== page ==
The Domestic Violence and Abuse Bill is a once-in-a-generation opportunity to create a step change in the identification of and response to domestic abuse by public sector agencies, and set in motion a cultural shift in the way that our communities recognise and react to survivors
Monday, 29th May 2017
Women’s Aid has lobbied for the creation of a Domestic Violence and Abuse Commissioner to oversee both the letter and the spirit of the Bill and to monitor how statutory agencies are working towards ensuring women and children can stay safely in their homes, including both the provision and the commissioning of services.
Women’s Aid believes that in order to grasp this opportunity we should also ensure women and children can be safe in their own homes with a more robust response to domestic abuse, triggered earlier, and ensuring both control of the perpetrator and a route to support for victims and their children. Further, we must also remove the power of perpetrators through agencies taking a determined and robust approach to stopping perpetrators from causing more harm. Limiting the space for action of the perpetrator is essential for increasing the space for action of the victim and her children.
Polly Neate, Chief Executive of Women’s Aid said:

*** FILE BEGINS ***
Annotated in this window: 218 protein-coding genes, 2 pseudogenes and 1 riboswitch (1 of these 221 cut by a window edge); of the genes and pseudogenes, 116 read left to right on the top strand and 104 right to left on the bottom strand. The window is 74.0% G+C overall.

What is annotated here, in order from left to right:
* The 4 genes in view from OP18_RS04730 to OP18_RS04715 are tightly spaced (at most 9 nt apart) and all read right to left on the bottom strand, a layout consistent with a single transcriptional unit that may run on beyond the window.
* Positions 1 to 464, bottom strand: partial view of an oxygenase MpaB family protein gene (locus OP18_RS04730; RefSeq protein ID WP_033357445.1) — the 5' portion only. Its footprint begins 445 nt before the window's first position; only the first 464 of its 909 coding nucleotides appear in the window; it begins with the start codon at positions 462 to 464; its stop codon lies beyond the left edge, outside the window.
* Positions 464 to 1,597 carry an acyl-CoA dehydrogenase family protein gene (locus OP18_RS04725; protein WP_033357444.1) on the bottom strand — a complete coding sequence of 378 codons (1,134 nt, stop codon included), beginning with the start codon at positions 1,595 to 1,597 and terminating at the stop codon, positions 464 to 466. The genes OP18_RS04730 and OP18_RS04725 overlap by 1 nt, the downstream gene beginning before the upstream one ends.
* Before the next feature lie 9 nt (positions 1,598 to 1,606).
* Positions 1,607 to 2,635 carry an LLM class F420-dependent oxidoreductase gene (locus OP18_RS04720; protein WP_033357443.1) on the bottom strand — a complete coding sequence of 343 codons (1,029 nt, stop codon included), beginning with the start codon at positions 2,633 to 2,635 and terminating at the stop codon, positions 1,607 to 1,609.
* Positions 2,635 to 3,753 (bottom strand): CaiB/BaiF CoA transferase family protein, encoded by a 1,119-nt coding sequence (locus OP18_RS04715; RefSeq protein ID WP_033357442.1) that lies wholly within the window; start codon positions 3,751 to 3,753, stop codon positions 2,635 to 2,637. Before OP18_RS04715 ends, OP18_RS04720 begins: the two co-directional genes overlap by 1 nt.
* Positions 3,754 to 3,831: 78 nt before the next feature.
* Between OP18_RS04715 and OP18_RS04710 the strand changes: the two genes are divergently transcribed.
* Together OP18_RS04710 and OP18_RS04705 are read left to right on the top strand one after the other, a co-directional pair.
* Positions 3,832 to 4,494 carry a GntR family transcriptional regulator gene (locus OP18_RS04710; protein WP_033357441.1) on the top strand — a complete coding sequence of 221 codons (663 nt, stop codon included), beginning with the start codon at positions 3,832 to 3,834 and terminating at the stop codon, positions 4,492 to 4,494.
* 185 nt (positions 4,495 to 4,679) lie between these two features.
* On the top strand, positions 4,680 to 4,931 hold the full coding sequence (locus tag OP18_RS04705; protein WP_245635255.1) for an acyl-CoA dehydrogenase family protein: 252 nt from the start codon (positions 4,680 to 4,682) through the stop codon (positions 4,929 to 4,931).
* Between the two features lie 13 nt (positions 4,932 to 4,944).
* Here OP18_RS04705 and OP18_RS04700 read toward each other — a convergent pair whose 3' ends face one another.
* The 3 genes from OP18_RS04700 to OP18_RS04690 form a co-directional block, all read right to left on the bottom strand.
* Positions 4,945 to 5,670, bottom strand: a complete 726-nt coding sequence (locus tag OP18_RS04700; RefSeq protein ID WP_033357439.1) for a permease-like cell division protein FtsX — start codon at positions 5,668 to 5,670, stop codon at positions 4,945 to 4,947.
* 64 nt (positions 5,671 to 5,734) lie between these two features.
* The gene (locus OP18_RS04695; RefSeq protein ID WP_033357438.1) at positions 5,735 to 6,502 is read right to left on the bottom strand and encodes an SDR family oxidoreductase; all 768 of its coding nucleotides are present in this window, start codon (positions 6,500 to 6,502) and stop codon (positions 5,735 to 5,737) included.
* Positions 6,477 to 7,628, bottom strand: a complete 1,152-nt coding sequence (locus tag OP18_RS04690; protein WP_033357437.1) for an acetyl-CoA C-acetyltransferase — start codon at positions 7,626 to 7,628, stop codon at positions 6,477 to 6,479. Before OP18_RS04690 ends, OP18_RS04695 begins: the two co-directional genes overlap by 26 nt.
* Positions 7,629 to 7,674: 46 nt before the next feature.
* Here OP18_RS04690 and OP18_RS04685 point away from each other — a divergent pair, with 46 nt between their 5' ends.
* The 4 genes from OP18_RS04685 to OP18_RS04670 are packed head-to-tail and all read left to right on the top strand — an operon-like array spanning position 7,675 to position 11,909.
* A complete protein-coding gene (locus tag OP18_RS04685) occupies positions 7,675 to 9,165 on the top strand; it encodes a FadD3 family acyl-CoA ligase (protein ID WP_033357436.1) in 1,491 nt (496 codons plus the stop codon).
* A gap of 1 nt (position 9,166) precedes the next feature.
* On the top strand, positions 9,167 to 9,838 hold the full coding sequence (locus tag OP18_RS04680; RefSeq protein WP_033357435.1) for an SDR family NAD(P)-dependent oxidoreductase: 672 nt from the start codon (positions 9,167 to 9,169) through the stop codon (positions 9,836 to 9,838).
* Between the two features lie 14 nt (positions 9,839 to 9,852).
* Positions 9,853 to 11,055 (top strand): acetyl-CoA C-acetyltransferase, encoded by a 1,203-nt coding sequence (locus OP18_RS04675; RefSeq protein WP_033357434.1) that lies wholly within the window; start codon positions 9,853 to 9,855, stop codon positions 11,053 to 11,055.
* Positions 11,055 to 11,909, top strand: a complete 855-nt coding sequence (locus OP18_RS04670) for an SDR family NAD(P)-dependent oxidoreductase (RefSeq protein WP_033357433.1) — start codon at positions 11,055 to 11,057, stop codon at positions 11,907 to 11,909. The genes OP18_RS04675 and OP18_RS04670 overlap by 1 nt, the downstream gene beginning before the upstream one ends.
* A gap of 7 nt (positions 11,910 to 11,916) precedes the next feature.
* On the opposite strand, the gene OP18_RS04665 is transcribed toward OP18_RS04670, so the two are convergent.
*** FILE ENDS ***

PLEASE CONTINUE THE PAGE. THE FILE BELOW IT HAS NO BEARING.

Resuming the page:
“An improved response to domestic violence is not all about the criminal justice system, and all parties need to look beyond this. If the Commissioner is truly independent and has the power to hold all agencies at local level to account, however, this could be a very positive way forward. One of the most frightening obstacles survivors of domestic violence face is the sheer ignorance of local public services, like councils, the health service and others, and their unwillingness to treat domestic violence as the crisis it really is. At the moment, local services are being decimated and both early intervention and long-term support are virtually non-existent. A new Domestic Violence Bill will also be welcomed if it ensures an end to a situation where women and children too often must flee for their lives while perpetrators walk free and continue attempts at coercive control through the family courts.”